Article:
The Wrong Bus

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Authors: Lois Peterson
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Chapter Two
    â€œSchool today, as usual. Off you go,” Mom said the next morning.
    Katy Doyle, from the upstairs apartment, was in Jack’s class. She waited for the bus with him, as usual. So did Leah from the third floor. Today Leah’s tights were black and white squares. They reminded Jack of a checkerboard.
    â€œWhen I grow up, I’m going to buy my clothes where Leah does,” said Katy, as usual.
    As usual, Leah didn’t look at Jack or Katy. She just cracked her gum and stared at the sidewalk.
    Jack didn’t mind. He knew teenagers only had time for eight-year-olds when they babysat them.
    Jack let Katy and Leah on the bus first. Then he let on the lady who carried her dog in a basket.
    â€œLet’s get this show on the road,” said the bus driver.
    â€œCome on, Jack,” said Katy. She waited for him on the top step.
    â€œThis is my grandpa’s bus,” said Jack.
    â€œI bet you’re Jack. Noddy’s grandson,” said the driver. “He told us all about you.”
    â€œThis is my grandpa’s bus,” Jack said again.
    â€œHe died,” Katy told the driver in her helpful voice.
    â€œI’m sorry about your grandpa,” said the driver. His voice was kind. But his hand was on the knob that closed the door. “Hop aboard now. Let’s get this show on the road.”
    â€œCome on, Jack,” said Katy.
    Jack picked up his backpack and climbed on the bus.
    Today, instead of sitting beside Katy, he sat behind her. He pressed his face against the window and watched the streets swim by.

    Mr. Singh was sweeping the sidewalk outside his shop. He swept it every morning. A man carrying a briefcase and a tennis racket boarded the bus at the Rec Center. He caught the bus every day. A teenager with a skateboard and lots of tattoos loped up the stairs. He boarded like that every morning.
    Everything was the same as usual.
    Except Grandpa Nod was not driving.
    If Jack’s grandpa had been driving bus Number 26, he would have said something special to everyone who got on. And he would have called Jack a candy name. Something like Double Bubble. Maybe Sen-Sen. Or perhaps his favorite—Jawbreaker.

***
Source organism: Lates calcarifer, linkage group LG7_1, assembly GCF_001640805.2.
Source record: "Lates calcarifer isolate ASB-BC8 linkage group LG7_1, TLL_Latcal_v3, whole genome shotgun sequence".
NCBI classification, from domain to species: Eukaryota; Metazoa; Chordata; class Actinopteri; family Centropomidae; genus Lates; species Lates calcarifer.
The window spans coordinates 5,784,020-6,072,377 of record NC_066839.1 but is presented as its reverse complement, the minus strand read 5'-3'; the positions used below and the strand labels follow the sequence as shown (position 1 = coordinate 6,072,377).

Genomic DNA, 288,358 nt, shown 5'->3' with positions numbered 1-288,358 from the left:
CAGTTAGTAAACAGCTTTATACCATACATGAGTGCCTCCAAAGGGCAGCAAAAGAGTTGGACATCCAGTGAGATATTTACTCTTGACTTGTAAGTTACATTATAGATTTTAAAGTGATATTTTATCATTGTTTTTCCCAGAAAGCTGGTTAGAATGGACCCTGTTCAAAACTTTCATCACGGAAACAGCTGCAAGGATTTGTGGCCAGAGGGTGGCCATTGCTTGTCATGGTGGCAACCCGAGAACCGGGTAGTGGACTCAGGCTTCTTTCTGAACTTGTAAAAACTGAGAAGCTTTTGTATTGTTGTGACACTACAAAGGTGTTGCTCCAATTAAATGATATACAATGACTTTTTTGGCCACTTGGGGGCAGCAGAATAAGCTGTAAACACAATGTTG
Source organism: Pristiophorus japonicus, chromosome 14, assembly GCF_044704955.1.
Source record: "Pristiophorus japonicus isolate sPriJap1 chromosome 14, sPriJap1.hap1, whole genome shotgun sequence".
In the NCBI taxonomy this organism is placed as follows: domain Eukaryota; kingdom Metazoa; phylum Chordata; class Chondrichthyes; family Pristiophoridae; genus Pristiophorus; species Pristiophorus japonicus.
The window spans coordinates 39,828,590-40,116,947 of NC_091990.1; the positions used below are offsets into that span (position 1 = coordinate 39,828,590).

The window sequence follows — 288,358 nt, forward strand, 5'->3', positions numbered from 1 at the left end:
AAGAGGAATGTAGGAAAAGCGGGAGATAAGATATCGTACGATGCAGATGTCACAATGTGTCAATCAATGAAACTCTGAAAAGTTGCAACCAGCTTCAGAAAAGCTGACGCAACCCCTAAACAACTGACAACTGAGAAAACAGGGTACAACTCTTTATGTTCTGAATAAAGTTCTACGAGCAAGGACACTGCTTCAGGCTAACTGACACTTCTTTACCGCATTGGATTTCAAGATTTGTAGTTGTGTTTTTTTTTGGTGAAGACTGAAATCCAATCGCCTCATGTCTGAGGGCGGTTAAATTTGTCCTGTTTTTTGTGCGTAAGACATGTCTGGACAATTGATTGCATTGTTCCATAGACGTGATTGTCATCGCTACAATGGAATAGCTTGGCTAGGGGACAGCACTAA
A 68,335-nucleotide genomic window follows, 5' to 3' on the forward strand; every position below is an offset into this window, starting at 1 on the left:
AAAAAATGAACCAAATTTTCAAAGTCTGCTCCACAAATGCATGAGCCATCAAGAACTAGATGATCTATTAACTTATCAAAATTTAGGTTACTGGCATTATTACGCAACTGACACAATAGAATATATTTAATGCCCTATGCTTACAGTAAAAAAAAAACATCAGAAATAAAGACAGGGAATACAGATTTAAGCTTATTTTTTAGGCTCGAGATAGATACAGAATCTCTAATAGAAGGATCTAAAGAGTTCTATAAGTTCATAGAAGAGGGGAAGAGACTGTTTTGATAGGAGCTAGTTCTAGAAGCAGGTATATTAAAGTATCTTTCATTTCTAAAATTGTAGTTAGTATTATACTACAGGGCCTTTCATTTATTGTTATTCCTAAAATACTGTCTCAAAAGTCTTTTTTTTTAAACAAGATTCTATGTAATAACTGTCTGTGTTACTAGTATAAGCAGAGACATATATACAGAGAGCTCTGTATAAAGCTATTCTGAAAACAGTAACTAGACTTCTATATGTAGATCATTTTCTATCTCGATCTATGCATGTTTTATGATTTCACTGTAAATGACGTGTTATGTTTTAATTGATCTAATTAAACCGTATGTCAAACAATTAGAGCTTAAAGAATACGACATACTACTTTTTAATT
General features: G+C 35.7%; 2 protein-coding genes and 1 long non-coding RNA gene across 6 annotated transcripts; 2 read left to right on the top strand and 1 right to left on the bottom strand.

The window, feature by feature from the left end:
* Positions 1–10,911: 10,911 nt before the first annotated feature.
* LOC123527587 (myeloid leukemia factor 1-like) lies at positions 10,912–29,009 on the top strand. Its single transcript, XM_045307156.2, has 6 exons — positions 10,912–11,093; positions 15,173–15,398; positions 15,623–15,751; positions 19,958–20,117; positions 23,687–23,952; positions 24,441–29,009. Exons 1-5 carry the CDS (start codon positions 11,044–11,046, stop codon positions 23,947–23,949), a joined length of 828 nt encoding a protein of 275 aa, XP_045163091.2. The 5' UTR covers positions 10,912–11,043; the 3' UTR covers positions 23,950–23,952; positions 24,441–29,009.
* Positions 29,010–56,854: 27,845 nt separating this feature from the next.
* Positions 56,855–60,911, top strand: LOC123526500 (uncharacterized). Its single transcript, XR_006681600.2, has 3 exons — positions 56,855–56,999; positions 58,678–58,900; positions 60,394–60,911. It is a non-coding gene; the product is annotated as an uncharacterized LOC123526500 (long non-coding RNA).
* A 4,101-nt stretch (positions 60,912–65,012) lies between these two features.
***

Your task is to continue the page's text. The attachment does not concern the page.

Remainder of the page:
This driver only grunted, “Hello.” Or said, “Let’s get this show on the road,” if people took too long.
    Jack and Katy got off the bus at school. Instead of saying, “See you later, Jelly Bean,” the driver didn’t say anything. He waited until Jack and Katy were safely down the steps. Then he closed the doors and drove away.
    â€œWho’s going to meet you after school now that your grandpa’s dead?” Katy asked as they walked into school.
    â€œI have to catch the bus home with you,” Jack said.
    â€œCool. How about you sit beside me this time?”
    Instead of taking the bus home with Katy, Jack would rather have his grandpa meet him. When Grandpa Nod picked him up, he always checked if Jack had eaten his sandwich, apple and carrot sticks. Then he ate whatever was left as they headed to the park, the bird sanctuary or the river to watch the tugboats.
    Sometimes they took the bus. Grandpa had a bus pass, so he could get on for free. He knew all the drivers. When Jack was with him, the drivers let Jack on the bus for free too.
    But usually they walked. And Grandpa Nod would sing.
    Jack walked into class. “Glad to see you back,” said Mr. Haworth.

    â€œJack’s grandpa died,” Katy helpfully told everyone.
    Jack went to his desk. He put his lunchbox inside it and waited for roll call.

Chapter Three
    After school Katy said, “I just remembered. I have to stay and practice for the concert.”
    â€œYou should have told me,” Jack said. “Mom says eight-year-olds are too young to ride the bus alone.”
    â€œYou won’t be alone, silly. It will be full of people. It always is after school.”
    Jack waited and waited for the Number 26 bus. The Number 13

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